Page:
Album Review: Hurray for the Riff Raff – The Navigator (2017 LP)

2016 was a hard year, globally, politically, environmentally. People made half-hearted jokes last November that at least we’d be getting a lot of good punk music pretty soon – small compensation, honestly. But the genre that flourishes the most under backwards political regimes doesn’t actually seem to be punk – often, what we remember the most, especially out of America, is protest folk. Hurray For The Riff Raff, who’s driving force is Alynda Segarra, have already been tipped as a voice to watch in political folk with their single “The Body Electric” off of 2014’s Small Town Heroes. Unfortunately for the world, but fortunately for folk fans, 2017 is Hurray For The Riff Raff’s time to shine.

On The Navigator, Segarra follows the journeys of the titular character, also known as Navita Milagros Negrón, who shares elements of Segarra’s own backstory – a young, rootless woman of Puerto Rican descent who grew up in New York City. The result is a moving, heartfelt work of indie folk that feels like a journey – a journey home, a journey out.

Segarra has made name for herself already blending razor-sharp, poignant lyrics and poetry with vintage-flavoured, southern gothic folk (kind of like if Florence Welch was born in Louisiana and had the kind of sharp, politically aware lyricism usually associated with conscious rap, maybe). With The Navigator, she’s brought in an eclectic range of sounds and themes, a lot of it sounding inspired by Latin American music from the 1960s and 70s. Thematically, Segarra delves into some upsettingly timely areas – immigration, the border wall, America’s ongoing systematic racial subjugation – as well as more personal themes of feeling disconnected and lost, of growing up in a big city and never putting down roots.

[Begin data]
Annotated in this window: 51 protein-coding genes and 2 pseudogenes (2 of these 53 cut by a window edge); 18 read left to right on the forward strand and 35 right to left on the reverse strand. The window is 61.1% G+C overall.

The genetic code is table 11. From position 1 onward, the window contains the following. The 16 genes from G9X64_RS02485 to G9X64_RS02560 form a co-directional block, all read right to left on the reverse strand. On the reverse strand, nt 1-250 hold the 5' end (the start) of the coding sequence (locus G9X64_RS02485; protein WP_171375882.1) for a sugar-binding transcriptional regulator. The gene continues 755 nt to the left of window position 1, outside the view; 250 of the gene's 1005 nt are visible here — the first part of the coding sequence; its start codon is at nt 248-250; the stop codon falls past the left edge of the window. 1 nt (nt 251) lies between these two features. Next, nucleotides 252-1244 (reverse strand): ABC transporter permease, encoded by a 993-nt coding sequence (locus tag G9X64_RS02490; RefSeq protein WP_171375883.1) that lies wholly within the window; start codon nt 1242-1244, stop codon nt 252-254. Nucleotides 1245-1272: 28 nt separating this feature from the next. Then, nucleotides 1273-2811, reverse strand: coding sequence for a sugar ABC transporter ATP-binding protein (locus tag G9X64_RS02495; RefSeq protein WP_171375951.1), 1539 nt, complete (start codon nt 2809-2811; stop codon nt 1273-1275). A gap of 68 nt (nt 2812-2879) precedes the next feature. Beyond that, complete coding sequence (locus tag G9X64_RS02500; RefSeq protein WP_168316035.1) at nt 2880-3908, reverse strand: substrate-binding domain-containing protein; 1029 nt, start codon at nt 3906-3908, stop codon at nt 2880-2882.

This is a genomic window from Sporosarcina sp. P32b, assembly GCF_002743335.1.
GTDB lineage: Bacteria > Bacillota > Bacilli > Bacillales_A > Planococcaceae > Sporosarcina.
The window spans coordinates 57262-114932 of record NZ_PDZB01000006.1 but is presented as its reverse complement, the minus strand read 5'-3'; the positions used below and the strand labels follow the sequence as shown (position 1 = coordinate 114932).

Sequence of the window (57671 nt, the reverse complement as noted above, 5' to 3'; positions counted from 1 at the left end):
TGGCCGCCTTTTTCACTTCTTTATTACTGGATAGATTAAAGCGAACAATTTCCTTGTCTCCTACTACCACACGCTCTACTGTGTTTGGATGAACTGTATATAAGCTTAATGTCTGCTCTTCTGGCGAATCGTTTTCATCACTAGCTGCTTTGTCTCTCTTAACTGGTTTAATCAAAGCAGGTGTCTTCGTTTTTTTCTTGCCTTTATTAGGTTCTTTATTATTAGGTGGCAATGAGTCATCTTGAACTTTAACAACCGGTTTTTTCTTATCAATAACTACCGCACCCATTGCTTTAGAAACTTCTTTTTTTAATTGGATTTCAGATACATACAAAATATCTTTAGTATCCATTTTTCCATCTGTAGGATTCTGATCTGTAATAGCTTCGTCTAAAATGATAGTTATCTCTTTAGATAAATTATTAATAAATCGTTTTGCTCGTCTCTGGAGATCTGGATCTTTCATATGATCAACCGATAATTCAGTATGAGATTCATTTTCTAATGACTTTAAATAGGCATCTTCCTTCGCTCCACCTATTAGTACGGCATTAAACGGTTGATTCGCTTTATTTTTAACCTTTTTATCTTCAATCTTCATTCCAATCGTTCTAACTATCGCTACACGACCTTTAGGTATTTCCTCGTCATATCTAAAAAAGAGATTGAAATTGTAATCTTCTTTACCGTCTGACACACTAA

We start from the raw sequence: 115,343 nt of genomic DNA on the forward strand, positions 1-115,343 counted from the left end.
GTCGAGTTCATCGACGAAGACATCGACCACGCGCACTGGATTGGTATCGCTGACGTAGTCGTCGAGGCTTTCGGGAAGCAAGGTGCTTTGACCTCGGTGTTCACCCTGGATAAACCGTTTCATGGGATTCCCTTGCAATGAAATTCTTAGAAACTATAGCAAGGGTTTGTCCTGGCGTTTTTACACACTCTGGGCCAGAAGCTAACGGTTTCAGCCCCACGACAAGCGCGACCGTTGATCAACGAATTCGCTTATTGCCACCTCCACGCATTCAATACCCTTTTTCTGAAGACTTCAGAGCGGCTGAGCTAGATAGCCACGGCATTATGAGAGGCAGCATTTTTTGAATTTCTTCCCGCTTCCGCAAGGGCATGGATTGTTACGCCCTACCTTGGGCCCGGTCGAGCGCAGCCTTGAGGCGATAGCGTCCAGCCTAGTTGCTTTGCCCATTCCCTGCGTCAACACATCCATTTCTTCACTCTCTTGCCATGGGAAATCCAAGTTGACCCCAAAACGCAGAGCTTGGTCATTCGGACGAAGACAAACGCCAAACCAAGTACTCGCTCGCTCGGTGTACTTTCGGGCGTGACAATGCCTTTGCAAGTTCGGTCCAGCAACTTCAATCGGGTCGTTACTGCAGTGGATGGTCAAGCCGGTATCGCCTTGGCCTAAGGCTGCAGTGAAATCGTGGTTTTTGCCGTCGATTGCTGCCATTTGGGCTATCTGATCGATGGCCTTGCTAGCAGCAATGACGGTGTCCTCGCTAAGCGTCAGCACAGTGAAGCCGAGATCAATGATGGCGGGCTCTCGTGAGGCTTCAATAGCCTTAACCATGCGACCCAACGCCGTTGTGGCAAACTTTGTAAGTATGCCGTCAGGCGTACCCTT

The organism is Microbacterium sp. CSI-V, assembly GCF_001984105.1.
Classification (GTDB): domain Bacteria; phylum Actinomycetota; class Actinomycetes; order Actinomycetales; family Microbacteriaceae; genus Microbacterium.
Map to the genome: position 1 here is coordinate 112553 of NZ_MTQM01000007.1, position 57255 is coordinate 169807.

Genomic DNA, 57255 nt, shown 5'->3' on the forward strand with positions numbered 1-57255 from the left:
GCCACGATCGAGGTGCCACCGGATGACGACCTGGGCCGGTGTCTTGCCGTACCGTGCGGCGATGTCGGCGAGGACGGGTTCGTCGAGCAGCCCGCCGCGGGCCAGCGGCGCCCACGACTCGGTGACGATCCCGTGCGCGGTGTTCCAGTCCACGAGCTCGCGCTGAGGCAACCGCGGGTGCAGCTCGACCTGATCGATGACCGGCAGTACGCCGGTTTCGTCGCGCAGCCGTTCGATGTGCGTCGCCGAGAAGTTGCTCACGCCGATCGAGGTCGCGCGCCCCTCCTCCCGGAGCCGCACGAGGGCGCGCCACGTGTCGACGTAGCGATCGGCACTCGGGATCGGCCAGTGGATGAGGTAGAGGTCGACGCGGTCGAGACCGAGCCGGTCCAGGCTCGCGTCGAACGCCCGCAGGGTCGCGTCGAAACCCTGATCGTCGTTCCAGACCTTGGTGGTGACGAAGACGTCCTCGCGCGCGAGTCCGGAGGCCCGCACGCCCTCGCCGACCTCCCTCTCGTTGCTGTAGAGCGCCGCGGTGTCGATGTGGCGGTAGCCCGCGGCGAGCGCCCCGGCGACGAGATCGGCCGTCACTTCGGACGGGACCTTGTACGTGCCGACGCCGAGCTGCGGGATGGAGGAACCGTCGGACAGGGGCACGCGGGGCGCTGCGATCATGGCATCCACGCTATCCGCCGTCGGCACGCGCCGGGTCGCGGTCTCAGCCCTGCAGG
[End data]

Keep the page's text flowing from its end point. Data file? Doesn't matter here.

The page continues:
It’s a masterpiece from beginning to end, but the visceral high-point is “Pa’lante”(which Google tells me is Puerto Rican Spanish for something like ‘step forward’ or ‘come forward’), especially the end which functions as a rallying cry and roll call for the under-represented. Other tracks – such as “Fourteen Floors”, “Rican Beach”, or “Living in the City” – are also worth mentioning for their soul and weight, but if I was going to name check the best songs on the album this review would just be a list of fourteen songs with the word “Wow!” written next to all of them. It’s powerful, personal, occasionally wrenching stuff, and it’s beautifully constructed and intricately written as well. The Navigator is the sort of thing people are going to need heading into 2017.

Review Score: 8.9 out of 10.

The Navigator is out now.